Fahrenheit 451: The Demise of the Bookstore and So Much More

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At first I was surprised. I parked and got within 3 feet of the doorway before I realized Bookstar was closed and empty. It seemed a bit surreal, I mean I'd just been there a few days before Christmas and this store had been open for years and years, the closest one to my house. Yes, it was a chain, but the independents have been few in this state, and a chain store is better than no bookstore at all.Then came the news of the Borders closings, and I realized we were up against a much bigger debacle than I'd realized. Look what happened with Virgin and Wherehouse, said the little voice in my head. Wake up, lady. This touchy-feely have to hold the album - book - CD - DVD - magazine in my hand thing is going going gone. Don't you know it's the digital age?  Everything's electronic, everything's instant, get a Kindle and stop hauling around cartons of books.  Welcome to the 21st Century. Don't be a fuddy duddy, get hip, be cool, make sense. Who needs that stuff?All of us, even though many of us don't know it. I have grown up in bookstores, all over America, and so have my children, and so many of my friends.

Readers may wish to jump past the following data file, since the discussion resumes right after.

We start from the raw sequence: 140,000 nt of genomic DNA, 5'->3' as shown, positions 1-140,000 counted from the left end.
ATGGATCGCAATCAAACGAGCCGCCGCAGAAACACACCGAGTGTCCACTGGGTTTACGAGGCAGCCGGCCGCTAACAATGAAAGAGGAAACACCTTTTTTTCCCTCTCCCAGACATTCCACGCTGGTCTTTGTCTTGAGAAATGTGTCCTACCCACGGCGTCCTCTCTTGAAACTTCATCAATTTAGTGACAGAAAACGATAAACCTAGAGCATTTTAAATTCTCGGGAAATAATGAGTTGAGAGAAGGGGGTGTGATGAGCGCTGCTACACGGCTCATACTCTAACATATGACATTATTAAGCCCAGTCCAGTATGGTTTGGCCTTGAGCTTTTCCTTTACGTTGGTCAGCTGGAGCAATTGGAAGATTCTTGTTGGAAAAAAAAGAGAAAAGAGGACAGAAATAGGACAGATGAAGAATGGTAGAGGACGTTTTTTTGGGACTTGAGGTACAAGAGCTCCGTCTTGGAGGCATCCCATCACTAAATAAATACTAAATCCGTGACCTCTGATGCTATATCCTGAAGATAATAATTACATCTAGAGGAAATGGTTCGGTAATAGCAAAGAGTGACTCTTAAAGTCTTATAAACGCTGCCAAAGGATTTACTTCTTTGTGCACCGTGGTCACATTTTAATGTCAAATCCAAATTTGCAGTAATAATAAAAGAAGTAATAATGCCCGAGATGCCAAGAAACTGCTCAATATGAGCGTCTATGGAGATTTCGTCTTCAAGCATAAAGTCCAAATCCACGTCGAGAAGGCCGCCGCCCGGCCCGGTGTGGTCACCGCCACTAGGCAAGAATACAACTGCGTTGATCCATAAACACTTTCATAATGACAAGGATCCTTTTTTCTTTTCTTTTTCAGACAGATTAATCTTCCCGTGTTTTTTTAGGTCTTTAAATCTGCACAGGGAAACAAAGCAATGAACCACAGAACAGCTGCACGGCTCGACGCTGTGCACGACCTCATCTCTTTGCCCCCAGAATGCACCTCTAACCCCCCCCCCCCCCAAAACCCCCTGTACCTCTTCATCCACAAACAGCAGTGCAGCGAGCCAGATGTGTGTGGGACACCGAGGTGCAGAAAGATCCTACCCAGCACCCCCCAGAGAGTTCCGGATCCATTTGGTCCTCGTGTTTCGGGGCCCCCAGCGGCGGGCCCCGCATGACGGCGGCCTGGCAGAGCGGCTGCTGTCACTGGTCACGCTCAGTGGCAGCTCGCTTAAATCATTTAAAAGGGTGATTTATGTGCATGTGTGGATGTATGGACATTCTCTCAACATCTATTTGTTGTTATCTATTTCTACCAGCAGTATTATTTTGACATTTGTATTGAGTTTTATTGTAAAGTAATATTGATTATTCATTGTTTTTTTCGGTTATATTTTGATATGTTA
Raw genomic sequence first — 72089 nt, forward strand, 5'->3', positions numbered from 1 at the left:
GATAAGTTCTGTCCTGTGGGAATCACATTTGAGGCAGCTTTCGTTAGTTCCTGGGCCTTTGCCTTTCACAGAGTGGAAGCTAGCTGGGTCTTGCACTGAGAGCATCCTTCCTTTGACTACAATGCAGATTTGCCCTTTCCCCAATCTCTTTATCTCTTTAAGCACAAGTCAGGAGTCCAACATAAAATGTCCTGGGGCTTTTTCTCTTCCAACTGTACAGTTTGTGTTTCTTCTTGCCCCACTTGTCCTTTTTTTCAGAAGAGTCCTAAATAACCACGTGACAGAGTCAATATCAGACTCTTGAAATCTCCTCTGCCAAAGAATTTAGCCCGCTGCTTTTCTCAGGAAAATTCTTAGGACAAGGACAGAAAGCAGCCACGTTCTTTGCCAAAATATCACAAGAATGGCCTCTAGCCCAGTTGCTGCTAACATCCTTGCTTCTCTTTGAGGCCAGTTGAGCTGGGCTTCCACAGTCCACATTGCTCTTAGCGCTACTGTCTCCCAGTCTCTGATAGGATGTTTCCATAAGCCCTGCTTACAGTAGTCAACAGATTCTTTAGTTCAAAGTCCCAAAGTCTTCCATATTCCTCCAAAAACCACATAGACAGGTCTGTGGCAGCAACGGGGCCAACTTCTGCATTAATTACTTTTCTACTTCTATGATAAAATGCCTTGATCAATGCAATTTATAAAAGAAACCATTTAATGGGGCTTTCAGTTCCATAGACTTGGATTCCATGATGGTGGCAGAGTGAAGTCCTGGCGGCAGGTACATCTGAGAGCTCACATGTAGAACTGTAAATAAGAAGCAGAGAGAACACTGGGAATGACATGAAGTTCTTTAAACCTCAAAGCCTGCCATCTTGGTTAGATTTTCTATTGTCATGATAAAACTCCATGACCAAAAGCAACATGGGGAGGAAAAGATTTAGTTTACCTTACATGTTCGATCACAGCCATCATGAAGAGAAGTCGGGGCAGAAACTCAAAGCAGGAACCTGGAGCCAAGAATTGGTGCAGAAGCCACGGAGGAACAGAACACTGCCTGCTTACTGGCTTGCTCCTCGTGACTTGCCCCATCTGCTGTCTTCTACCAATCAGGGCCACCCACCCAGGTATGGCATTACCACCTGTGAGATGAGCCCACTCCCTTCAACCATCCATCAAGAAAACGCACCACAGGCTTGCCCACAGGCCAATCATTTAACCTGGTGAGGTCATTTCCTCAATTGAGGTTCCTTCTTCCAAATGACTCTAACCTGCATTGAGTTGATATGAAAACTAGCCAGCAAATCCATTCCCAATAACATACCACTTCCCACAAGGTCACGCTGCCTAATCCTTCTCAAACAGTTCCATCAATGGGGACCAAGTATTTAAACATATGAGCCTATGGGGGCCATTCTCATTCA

I simply can't  imagine what life will be like if there's no more bookstores to walk into, browse through, touch the covers, read a couple of pages to be sure reader and writer are compatible, feel the thrill of seeing a book you know you're going to love, just sitting there waiting for you -- and if you hadn't walked in and seen it, you'd have never known it was out there. Bookstores are a treasure trove, a sanctuary, a place to go for solace as much as inspiration. Places that still are a small oasis of civility, with companionship and like-minded people who are in love with words.
I went into Borders during their closing sale and I found I couldn't buy anything. I wandered around the store, which in three days already looked shabby, uncared-for and rifled through. I picked up a book or two here and there but put them back down and ambled on. There were a lot of people that I usually don't see in the store, grabbing books and talking loudly. When I passed the children's section, my eye fell upon a copy of The Velveteen Rabbit, lying on the floor, its cover marred  by a bootprint.  I picked it up and sat it up on a high shelf, out of harm's way. It didn't deserve this.  I found myself blinking back tears. None of us deserve this.I hurried out of the store and didn't look back.
What is termed "progress" is trampling my dreams. Yours, too.
Sadly,
Raven